How to Season Stainless Steel Pans
by April Sanders
Published October 2, 2009 | Updated June 12, 2015
Seasoning is a process in which you prepare a pan or other cookware before you use it for the first time. When you season stainless steel pots and pans, you are filling the pores of the pan's surface with carbonized oil, which blocks the oxidation process and therefore keeps the cookware from rusting or pitting. In addition, seasoning helps to prevent food from sticking to the pan. The following steps will teach you how to season and protect your stainless steel pots and pans, so they will last longer and work better.
Seasoning Stainless Steel Pans:
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Stove or oven
- Wash the Pan
Wash your new stainless steel pan thoroughly to remove any packing residue. Use hot water and soap and let the pan dry thoroughly.
- Coat with Oil
Coat your pan to the rim with vegetable oil. Peanut oil is one of the best oils to season with as it has a high smoking point. Use your fingers to spread the oil thoroughly around the pan.
- Heat the Oiled Pan
You can do this on the stove top or in an oven. On the stove, heat the pan on medium heat until the oil starts smoking. Or, heat the pan in the oven at 350 degrees Fahrenheit for about an hour.
- Cool the Pan
Remove the pan from the heat source. For stove-top seasoning, remove the pan from the heat when the oil starts smoking. For oven seasoning, remove the pan from the oven after an hour as passed. Let the pan cool completely before wiping the excess oil from the pan with a paper towel.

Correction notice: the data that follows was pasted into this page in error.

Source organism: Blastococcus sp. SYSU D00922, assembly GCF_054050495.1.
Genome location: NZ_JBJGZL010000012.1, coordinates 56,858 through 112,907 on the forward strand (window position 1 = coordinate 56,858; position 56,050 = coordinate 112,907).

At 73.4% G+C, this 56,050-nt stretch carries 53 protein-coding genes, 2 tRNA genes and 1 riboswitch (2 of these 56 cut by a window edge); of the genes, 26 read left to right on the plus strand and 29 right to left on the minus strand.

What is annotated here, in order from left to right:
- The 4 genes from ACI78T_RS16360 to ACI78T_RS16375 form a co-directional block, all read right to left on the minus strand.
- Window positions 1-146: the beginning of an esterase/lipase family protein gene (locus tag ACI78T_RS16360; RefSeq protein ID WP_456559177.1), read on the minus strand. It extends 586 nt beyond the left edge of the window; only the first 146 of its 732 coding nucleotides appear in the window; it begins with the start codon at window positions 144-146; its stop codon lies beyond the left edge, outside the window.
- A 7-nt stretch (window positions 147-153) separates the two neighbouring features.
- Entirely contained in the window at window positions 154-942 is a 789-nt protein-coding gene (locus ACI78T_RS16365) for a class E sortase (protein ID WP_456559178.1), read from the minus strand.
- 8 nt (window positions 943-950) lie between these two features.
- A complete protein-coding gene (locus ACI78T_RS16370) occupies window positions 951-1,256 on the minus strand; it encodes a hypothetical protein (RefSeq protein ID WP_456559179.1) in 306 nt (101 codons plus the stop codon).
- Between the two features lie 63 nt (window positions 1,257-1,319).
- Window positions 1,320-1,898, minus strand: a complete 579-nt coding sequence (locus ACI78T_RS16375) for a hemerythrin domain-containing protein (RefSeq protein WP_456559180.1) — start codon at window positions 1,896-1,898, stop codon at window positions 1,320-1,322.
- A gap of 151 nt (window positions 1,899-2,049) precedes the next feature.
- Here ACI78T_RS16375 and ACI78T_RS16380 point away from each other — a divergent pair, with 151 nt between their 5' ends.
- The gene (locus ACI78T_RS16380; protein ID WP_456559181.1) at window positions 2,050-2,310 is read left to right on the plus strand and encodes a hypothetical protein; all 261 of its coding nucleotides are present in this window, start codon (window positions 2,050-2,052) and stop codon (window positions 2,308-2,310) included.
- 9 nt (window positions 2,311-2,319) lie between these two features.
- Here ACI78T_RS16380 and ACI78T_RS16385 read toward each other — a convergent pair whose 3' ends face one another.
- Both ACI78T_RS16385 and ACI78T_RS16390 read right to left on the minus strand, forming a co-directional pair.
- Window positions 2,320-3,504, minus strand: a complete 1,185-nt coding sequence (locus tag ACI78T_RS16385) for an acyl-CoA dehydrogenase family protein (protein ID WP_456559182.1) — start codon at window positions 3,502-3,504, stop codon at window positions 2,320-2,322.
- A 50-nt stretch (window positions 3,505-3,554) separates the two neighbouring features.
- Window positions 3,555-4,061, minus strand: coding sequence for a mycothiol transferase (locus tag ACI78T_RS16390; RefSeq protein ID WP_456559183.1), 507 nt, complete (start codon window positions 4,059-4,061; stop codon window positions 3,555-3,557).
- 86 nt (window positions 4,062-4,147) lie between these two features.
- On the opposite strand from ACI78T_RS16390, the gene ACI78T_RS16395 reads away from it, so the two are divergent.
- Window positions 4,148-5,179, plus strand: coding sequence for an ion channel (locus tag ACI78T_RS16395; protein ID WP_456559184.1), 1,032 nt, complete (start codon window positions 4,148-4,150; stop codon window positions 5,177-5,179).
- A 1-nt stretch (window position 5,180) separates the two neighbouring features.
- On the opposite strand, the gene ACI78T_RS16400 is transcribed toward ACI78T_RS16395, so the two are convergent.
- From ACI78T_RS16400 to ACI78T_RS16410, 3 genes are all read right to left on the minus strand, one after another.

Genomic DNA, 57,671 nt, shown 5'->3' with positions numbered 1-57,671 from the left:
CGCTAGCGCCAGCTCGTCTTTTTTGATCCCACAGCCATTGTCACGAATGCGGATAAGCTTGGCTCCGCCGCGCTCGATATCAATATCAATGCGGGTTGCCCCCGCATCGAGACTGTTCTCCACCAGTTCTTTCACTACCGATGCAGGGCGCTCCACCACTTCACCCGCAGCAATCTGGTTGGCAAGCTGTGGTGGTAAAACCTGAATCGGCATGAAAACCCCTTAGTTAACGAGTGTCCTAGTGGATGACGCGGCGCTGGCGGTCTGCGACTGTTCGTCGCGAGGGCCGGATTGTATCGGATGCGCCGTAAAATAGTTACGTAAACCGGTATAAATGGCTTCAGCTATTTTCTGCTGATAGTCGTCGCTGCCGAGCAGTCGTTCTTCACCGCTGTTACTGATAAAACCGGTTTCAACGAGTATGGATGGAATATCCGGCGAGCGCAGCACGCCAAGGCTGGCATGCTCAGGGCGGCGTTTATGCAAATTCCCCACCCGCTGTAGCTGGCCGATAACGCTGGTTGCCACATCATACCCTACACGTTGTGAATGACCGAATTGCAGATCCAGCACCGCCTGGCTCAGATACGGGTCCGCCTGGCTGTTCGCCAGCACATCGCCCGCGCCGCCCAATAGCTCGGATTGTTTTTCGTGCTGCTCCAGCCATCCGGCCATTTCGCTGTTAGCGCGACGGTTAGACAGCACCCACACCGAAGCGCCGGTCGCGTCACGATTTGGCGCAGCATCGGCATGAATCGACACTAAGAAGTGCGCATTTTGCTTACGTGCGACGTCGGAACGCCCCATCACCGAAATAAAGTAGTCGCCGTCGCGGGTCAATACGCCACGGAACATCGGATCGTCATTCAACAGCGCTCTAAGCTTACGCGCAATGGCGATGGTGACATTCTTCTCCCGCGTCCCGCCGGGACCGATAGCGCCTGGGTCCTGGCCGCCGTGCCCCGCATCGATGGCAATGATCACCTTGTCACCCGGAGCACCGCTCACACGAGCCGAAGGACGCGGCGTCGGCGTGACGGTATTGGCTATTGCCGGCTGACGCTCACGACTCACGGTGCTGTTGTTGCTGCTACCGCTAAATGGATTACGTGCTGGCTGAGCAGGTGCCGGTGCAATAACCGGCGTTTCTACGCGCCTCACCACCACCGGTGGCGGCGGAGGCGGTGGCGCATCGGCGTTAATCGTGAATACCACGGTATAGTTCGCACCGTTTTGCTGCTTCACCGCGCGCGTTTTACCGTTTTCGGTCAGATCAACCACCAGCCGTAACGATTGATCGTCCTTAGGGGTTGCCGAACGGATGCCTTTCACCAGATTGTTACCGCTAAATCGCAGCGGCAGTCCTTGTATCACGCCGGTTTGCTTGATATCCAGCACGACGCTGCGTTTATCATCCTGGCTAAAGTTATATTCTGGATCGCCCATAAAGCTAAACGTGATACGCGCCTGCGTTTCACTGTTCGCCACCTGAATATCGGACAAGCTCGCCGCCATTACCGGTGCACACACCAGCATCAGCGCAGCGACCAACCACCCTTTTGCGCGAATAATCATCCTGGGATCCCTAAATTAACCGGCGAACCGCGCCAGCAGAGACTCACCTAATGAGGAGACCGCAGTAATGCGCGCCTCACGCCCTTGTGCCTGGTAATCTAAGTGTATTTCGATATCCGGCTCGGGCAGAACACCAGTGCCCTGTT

- Preheat Before Each Use
When you use your seasoned cookware, make sure to heat it up well. Preheating your stainless steel pots and pans each time you use them will make sure they aren't hot and cold spots, and food will cook more evenly. You'll also get more caramelization on your food, which gives it better flavor. To preheat, warm the pan until a few drops of water will bounce across the surface. Then add your oil and heat it until you can see vapors. Reduce the heat before you add the food; to help prevent sticking, make sure the food you are cooking has been allowed to warm up to room temperature for about 15 minutes. Don't overcrowd your pan; adding too much food to the pan can make it cool down in spots.
Stainless Steel Cookware Tips
It isn't always necessary to season stainless steel pans as long as you preheat them thoroughly each time you cook with them.
Most stainless steel cookware is dishwasher safe, but hand washing with gentle dish soap will keep your pots and pans looking shiny.